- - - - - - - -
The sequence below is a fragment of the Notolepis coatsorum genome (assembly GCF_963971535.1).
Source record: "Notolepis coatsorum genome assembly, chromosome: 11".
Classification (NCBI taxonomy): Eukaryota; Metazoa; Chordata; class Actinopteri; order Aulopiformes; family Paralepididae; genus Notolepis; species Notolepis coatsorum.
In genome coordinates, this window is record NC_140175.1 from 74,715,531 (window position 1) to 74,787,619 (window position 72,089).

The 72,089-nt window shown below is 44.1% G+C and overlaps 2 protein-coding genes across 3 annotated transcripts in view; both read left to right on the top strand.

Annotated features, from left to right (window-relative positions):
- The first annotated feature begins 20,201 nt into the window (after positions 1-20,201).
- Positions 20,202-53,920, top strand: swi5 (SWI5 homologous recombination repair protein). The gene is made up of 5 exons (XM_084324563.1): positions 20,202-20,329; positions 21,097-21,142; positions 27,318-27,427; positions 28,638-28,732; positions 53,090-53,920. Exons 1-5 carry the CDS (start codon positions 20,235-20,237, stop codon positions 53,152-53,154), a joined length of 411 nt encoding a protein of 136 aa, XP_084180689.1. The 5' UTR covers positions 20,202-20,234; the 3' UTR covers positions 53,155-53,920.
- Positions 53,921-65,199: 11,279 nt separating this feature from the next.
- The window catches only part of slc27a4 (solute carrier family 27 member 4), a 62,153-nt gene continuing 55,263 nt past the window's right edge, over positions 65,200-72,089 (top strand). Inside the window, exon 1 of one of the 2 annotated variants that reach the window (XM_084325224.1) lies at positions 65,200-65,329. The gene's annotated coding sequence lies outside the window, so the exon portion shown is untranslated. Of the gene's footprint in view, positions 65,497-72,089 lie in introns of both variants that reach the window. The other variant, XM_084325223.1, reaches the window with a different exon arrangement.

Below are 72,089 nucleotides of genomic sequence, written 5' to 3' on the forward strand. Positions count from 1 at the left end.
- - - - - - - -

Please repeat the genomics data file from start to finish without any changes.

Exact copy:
The sequence below is a fragment of the Notolepis coatsorum genome (assembly GCF_963971535.1).
Source record: "Notolepis coatsorum genome assembly, chromosome: 11".
Classification (NCBI taxonomy): Eukaryota; Metazoa; Chordata; class Actinopteri; order Aulopiformes; family Paralepididae; genus Notolepis; species Notolepis coatsorum.
In genome coordinates, this window is record NC_140175.1 from 74,715,531 (window position 1) to 74,787,619 (window position 72,089).

The 72,089-nt window shown below is 44.1% G+C and overlaps 2 protein-coding genes across 3 annotated transcripts in view; both read left to right on the top strand.

Annotated features, from left to right (window-relative positions):
- The first annotated feature begins 20,201 nt into the window (after positions 1-20,201).
- Positions 20,202-53,920, top strand: swi5 (SWI5 homologous recombination repair protein). The gene is made up of 5 exons (XM_084324563.1): positions 20,202-20,329; positions 21,097-21,142; positions 27,318-27,427; positions 28,638-28,732; positions 53,090-53,920. Exons 1-5 carry the CDS (start codon positions 20,235-20,237, stop codon positions 53,152-53,154), a joined length of 411 nt encoding a protein of 136 aa, XP_084180689.1. The 5' UTR covers positions 20,202-20,234; the 3' UTR covers positions 53,155-53,920.
- Positions 53,921-65,199: 11,279 nt separating this feature from the next.
- The window catches only part of slc27a4 (solute carrier family 27 member 4), a 62,153-nt gene continuing 55,263 nt past the window's right edge, over positions 65,200-72,089 (top strand). Inside the window, exon 1 of one of the 2 annotated variants that reach the window (XM_084325224.1) lies at positions 65,200-65,329. The gene's annotated coding sequence lies outside the window, so the exon portion shown is untranslated. Of the gene's footprint in view, positions 65,497-72,089 lie in introns of both variants that reach the window. The other variant, XM_084325223.1, reaches the window with a different exon arrangement.

Below are 72,089 nucleotides of genomic sequence, written 5' to 3' on the forward strand. Positions count from 1 at the left end.